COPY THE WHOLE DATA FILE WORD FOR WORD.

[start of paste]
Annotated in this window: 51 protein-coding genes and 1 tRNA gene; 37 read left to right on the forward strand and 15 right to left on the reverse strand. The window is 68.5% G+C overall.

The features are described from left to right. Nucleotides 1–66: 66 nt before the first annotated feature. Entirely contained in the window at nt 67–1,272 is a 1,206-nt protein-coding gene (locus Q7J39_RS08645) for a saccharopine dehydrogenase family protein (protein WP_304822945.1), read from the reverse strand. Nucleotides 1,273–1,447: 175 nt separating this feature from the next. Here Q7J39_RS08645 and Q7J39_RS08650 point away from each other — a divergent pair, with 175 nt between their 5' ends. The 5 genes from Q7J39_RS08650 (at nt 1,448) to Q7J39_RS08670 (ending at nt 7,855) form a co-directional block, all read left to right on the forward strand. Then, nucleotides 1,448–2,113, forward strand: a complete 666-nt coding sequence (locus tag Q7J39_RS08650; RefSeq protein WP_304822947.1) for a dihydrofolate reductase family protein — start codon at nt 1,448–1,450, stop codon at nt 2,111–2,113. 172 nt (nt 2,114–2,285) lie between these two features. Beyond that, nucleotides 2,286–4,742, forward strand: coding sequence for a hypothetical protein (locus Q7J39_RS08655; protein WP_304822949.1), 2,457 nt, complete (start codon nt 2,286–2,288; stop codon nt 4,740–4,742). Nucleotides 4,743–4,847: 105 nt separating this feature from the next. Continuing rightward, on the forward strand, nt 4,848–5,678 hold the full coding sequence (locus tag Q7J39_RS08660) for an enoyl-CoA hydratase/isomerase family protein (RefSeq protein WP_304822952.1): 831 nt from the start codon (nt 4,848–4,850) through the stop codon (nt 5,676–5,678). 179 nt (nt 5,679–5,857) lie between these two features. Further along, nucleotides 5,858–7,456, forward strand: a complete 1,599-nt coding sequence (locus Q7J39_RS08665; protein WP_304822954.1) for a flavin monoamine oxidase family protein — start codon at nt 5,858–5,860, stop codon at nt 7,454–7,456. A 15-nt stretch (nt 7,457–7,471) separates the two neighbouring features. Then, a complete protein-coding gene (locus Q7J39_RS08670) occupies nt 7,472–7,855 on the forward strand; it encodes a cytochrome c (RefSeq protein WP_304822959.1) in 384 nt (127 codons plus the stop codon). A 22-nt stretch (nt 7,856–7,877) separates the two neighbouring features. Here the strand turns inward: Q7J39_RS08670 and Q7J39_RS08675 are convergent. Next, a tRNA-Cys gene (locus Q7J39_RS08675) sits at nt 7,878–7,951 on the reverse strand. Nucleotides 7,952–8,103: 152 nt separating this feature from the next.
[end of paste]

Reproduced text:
Annotated in this window: 51 protein-coding genes and 1 tRNA gene; 37 read left to right on the forward strand and 15 right to left on the reverse strand. The window is 68.5% G+C overall.

The features are described from left to right. Nucleotides 1–66: 66 nt before the first annotated feature. Entirely contained in the window at nt 67–1,272 is a 1,206-nt protein-coding gene (locus Q7J39_RS08645) for a saccharopine dehydrogenase family protein (protein WP_304822945.1), read from the reverse strand. Nucleotides 1,273–1,447: 175 nt separating this feature from the next. Here Q7J39_RS08645 and Q7J39_RS08650 point away from each other — a divergent pair, with 175 nt between their 5' ends. The 5 genes from Q7J39_RS08650 (at nt 1,448) to Q7J39_RS08670 (ending at nt 7,855) form a co-directional block, all read left to right on the forward strand. Then, nucleotides 1,448–2,113, forward strand: a complete 666-nt coding sequence (locus tag Q7J39_RS08650; RefSeq protein WP_304822947.1) for a dihydrofolate reductase family protein — start codon at nt 1,448–1,450, stop codon at nt 2,111–2,113. 172 nt (nt 2,114–2,285) lie between these two features. Beyond that, nucleotides 2,286–4,742, forward strand: coding sequence for a hypothetical protein (locus Q7J39_RS08655; protein WP_304822949.1), 2,457 nt, complete (start codon nt 2,286–2,288; stop codon nt 4,740–4,742). Nucleotides 4,743–4,847: 105 nt separating this feature from the next. Continuing rightward, on the forward strand, nt 4,848–5,678 hold the full coding sequence (locus tag Q7J39_RS08660) for an enoyl-CoA hydratase/isomerase family protein (RefSeq protein WP_304822952.1): 831 nt from the start codon (nt 4,848–4,850) through the stop codon (nt 5,676–5,678). 179 nt (nt 5,679–5,857) lie between these two features. Further along, nucleotides 5,858–7,456, forward strand: a complete 1,599-nt coding sequence (locus Q7J39_RS08665; protein WP_304822954.1) for a flavin monoamine oxidase family protein — start codon at nt 5,858–5,860, stop codon at nt 7,454–7,456. A 15-nt stretch (nt 7,457–7,471) separates the two neighbouring features. Then, a complete protein-coding gene (locus Q7J39_RS08670) occupies nt 7,472–7,855 on the forward strand; it encodes a cytochrome c (RefSeq protein WP_304822959.1) in 384 nt (127 codons plus the stop codon). A 22-nt stretch (nt 7,856–7,877) separates the two neighbouring features. Here the strand turns inward: Q7J39_RS08670 and Q7J39_RS08675 are convergent. Next, a tRNA-Cys gene (locus Q7J39_RS08675) sits at nt 7,878–7,951 on the reverse strand. Nucleotides 7,952–8,103: 152 nt separating this feature from the next.